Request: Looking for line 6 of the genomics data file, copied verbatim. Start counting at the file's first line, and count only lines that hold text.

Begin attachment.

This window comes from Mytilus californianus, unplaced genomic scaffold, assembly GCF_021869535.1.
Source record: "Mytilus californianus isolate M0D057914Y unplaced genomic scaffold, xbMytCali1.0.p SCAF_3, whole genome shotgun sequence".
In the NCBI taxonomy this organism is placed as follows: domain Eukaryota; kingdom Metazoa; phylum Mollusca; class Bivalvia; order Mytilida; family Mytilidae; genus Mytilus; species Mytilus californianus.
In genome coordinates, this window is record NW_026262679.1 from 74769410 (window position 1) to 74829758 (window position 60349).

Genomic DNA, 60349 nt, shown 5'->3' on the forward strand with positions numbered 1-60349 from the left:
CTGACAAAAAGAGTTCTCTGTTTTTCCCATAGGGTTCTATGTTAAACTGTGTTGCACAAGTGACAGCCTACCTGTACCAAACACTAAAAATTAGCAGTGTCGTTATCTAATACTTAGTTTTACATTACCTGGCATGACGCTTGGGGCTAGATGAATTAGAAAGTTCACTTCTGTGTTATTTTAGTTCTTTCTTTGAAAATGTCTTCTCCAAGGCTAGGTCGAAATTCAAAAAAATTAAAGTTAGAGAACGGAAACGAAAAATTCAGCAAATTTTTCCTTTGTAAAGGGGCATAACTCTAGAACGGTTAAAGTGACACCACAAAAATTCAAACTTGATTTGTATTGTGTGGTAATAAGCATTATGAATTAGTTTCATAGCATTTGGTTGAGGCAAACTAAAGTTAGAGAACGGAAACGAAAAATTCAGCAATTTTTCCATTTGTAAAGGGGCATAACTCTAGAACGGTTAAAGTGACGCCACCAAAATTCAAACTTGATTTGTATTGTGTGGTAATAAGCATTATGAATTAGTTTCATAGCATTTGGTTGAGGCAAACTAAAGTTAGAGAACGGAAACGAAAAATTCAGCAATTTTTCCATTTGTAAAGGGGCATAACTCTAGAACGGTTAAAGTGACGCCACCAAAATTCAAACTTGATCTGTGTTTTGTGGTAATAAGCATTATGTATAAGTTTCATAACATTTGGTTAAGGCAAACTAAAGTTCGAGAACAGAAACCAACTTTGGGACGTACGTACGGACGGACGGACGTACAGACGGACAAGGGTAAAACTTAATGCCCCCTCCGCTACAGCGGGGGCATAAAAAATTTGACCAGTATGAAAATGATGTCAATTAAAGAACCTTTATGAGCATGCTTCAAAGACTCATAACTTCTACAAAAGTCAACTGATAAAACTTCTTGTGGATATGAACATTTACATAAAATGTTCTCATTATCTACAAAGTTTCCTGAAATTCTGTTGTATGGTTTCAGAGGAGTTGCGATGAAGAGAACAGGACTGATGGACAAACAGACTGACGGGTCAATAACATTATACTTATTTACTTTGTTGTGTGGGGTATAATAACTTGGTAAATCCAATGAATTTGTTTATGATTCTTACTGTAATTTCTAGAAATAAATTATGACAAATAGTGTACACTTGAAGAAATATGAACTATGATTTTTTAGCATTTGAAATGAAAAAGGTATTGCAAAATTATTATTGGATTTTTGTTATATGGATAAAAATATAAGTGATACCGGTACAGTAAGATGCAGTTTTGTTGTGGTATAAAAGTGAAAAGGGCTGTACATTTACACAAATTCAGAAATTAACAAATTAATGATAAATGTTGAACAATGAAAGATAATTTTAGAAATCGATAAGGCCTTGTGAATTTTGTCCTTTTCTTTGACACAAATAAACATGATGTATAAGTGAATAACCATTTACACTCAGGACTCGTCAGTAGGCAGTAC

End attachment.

CTGACAAAAAGAGTTCTCTGTTTTTCCCATAGGGTTCTATGTTAAACTGTGTTGCACAAGTGACAGCCTACCTGTACCAAACACTAAAAATTAGCAGTGTCGTTATCTAATACTTAGTTTTACATTACCTGGCATGACGCTTGGGGCTAGATGAATTAGAAAGTTCACTTCTGTGTTATTTTAGTTCTTTCTTTGAAAATGTCTTCTCCAAGGCTAGGTCGAAATTCAAAAAAATTAAAGTTAGAGAACGGAAACGAAAAATTCAGCAAATTTTTCCTTTGTAAAGGGGCATAACTCTAGAACGGTTAAAGTGACACCACAAAAATTCAAACTTGATTTGTATTGTGTGGTAATAAGCATTATGAATTAGTTTCATAGCATTTGGTTGAGGCAAACTAAAGTTAGAGAACGGAAACGAAAAATTCAGCAATTTTTCCATTTGTAAAGGGGCATAACTCTAGAACGGTTAAAGTGACGCCACCAAAATTCAAACTTGATTTGTATTGTGTGGTAATAAGCATTATGAATTAGTTTCATAGCATTTGGTTGAGGCAAACTAAAGTTAGAGAACGGAAACGAAAAATTCAGCAATTTTTCCATTTGTAAAGGGGCATAACTCTAGAACGGTTAAAGTGACGCCACCAAAATTCAAACTTGATCTGTGTTTTGTGGTAATAAGCATTATGTATAAGTTTCATAACATTTGGTTAAGGCAAACTAAAGTTCGAGAACAGAAACCAACTTTGGGACGTACGTACGGACGGACGGACGTACAGACGGACAAGGGTAAAACTTAATGCCCCCTCCGCTACAGCGGGGGCATAAAAAATTTGACCAGTATGAAAATGATGTCAATTAAAGAACCTTTATGAGCATGCTTCAAAGACTCATAACTTCTACAAAAGTCAACTGATAAAACTTCTTGTGGATATGAACATTTACATAAAATGTTCTCATTATCTACAAAGTTTCCTGAAATTCTGTTGTATGGTTTCAGAGGAGTTGCGATGAAGAGAACAGGACTGATGGACAAACAGACTGACGGGTCAATAACATTATACTTATTTACTTTGTTGTGTGGGGTATAATAACTTGGTAAATCCAATGAATTTGTTTATGATTCTTACTGTAATTTCTAGAAATAAATTATGACAAATAGTGTACACTTGAAGAAATATGAACTATGATTTTTTAGCATTTGAAATGAAAAAGGTATTGCAAAATTATTATTGGATTTTTGTTATATGGATAAAAATATAAGTGATACCGGTACAGTAAGATGCAGTTTTGTTGTGGTATAAAAGTGAAAAGGGCTGTACATTTACACAAATTCAGAAATTAACAAATTAATGATAAATGTTGAACAATGAAAGATAATTTTAGAAATCGATAAGGCCTTGTGAATTTTGTCCTTTTCTTTGACACAAATAAACATGATGTATAAGTGAATAACCATTTACACTCAGGACTCGTCAGTAGGCAGTAC